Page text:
The Aluminium enclosures
The rugged aluminium enclosures were another important component. Initially, they were designed with round shapes, but the need for a wall mounting support became evident and that is what we have now.
The aluminium processing involves cutting from existing profiles, drilling, milling, anodizing, engraving, silk printing . All this needs to be done with minimal errors so everything will eventually fit together. We used a professional factory for this too, after doing the 3D enclosure design ourselves:
The engraving process was also completed, and here are the nice final boxes, with a high quality white silkprint that doesn’t wear off in time:
Testing and calibration
Now the many lines of code that control the behaviour of these units are poured in the microcontroller in a process that is called burning the firmware. There will be 100 firmware files, compiled with an automated script, so that each one has a unique ID.
With the firmware installed, everything is verified for correct functionality. The units are connected on the work bench for several minutes, in parallel. The more the better as their data becomes more relevant:
The test verifies nominal values for the sensors, so the data is plotted in a chart and compared against a master reference:
Because of the quantity, an automated process is required, since the human eye can overlook various small but important details. Here’s one such tools that tests all connected units in parallel. The system identifies problems based on the readings, and informs the test engineer. The units receive clearance only when all the red lines turn to green and any errors are gone.
This test tool gives the green light on the units that meet the testing criteria:
This automated testing tool is a valuable asset to the testing procedure. If any sensor is found to be defective, it is replaced at this step.
Finally the units are then installed in their aluminium enclosures, so they can be tested in their final form:
Again, they are connected to the Internet, and the data they generate is checked against a common reference. A visual tool shows the data in charts:
With so many parameters generated by the A3, this becomes a labourious task because all the parameters need to be checked individually: temperature, pressure, humidity, voc, co2, formaldehyde, pm2.5, radiation, noise. Here another tool is used to adjust some predefined offsets and make sure the data output is properly aligned to the reference values:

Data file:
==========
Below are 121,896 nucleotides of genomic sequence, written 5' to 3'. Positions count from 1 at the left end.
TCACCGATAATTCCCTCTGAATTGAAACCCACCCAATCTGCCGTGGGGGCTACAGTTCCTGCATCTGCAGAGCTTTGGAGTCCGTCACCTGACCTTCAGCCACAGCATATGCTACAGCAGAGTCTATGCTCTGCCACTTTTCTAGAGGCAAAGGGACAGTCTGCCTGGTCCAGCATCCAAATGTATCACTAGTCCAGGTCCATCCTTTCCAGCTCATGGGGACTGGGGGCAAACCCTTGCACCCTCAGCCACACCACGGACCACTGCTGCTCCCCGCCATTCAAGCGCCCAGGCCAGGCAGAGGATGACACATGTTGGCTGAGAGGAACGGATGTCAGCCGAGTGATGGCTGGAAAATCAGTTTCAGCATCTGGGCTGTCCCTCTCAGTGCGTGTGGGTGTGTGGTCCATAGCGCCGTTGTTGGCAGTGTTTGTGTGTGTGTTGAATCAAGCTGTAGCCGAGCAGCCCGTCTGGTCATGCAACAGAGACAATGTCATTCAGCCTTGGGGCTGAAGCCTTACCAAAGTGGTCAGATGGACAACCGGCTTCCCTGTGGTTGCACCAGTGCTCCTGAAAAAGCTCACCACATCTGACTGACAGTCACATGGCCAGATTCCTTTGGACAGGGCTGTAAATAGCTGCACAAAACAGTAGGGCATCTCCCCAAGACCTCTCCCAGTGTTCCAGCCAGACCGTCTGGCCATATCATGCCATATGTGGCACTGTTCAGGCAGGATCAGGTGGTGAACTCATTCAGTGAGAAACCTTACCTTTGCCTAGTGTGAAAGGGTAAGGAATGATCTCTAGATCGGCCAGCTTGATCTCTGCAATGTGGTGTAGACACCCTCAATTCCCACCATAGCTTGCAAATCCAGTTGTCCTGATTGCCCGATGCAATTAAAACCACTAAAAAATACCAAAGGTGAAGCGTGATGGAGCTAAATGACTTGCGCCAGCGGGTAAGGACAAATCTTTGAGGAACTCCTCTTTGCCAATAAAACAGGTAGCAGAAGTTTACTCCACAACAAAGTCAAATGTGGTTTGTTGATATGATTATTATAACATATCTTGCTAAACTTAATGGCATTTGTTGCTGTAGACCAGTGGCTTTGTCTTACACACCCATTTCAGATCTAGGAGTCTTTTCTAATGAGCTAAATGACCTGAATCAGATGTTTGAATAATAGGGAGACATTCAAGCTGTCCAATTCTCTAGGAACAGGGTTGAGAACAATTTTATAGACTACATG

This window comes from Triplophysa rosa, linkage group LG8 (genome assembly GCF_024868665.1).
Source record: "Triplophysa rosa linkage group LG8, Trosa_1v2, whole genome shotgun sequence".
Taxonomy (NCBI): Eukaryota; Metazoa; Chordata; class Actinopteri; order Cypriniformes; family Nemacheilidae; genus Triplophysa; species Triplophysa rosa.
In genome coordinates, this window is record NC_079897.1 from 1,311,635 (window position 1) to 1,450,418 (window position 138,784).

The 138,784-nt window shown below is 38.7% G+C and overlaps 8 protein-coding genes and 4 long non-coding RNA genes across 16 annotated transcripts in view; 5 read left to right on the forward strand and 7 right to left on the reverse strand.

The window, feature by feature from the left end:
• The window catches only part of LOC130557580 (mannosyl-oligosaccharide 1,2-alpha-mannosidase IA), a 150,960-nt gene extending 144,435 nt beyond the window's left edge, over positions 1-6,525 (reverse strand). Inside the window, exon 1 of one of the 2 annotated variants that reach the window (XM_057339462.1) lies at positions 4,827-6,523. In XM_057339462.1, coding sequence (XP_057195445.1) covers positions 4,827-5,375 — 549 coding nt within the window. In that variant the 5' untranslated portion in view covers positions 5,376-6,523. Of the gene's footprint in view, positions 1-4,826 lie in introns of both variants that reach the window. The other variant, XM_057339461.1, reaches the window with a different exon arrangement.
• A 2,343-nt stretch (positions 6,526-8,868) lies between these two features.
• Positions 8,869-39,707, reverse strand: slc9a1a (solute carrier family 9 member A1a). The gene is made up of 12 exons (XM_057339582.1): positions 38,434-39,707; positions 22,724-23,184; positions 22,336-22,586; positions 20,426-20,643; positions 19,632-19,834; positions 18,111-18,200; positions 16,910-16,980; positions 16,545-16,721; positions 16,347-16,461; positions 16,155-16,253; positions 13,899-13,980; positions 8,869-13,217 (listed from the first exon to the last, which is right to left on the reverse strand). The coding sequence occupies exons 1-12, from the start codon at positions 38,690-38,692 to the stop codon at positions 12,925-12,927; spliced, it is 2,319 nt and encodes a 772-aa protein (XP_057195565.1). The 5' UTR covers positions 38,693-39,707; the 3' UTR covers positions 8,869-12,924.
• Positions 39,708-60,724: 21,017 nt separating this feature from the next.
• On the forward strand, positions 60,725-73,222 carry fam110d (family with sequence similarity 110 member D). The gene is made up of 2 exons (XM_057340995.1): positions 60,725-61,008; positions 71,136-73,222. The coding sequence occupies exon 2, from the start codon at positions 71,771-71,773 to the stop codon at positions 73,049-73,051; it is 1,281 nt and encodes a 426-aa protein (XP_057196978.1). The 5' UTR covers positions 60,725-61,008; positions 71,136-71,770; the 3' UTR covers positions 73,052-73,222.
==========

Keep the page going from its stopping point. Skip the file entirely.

The picture above shows the initial uncalibrated output from several units running in parallel, and the result of the calibration process properly aligning the output. The reference can be the average of all the data streams on a given time interval, or a value obtained with a third party professional dosimeter to align the A3 output to (ex. CO2 dosimeter, Geiger Counter, etc).
Finally we’re ready!
With the above we should have everything in place. But the struggle is not over. For the product to be legally placed on the market, several certifications need to be obtained. For the European market, the CE certificate is obtained in specialised facilities where the devices need to pass multiple tests. For the A3 we had to get the CE-RED because it is a Radio device. This is also more expensive.
The final CE-RED test report is a total of 296 pages, all of which are summarized by the following certificate:
Then there’s also the certifications that make us proud, such as the Arrow Certification we received for the uRADMonitor A3, part of a list of 160 projects with 219k backers and $41.1M raised.
The A3 is essentially an Air Quality monitor. The upcoming version, codenamed HW106, drops the Geiger tube and adds an Ozone sensor. It offers an additional micro USB connector, that can be used to provision the unit (WLAN/LoRaWAN/Settings) or for data access. It comes in 6 variants, adding a WLAN variant with internal antenna and one with Bluetooth Low Energy that you can connect to your smartphone directly. All sensors are being read digitally, improving accuracy. The microcontroller has be upgraded to a more powerful one, to support the new features. Also, the new variant will support the power save mode, allowing power consumption of as low as 18mW while in idle mode! An alkaline AA battery has an energy of about 3.75Wh, so it could power an A3 for about 208 hours or 8.6 days.
A word of ending
This long term development would not have been possible if it wasn’t for all the great people and communities that helped along the way. It started with elforum.ro, 4hv.org, Hackaday, Dave @EEVBlog, the uRADMonitor community, Innovation Labs and last but not least the Innovation department of Orange Romania. And most likely this is not the complete list! Thank you all.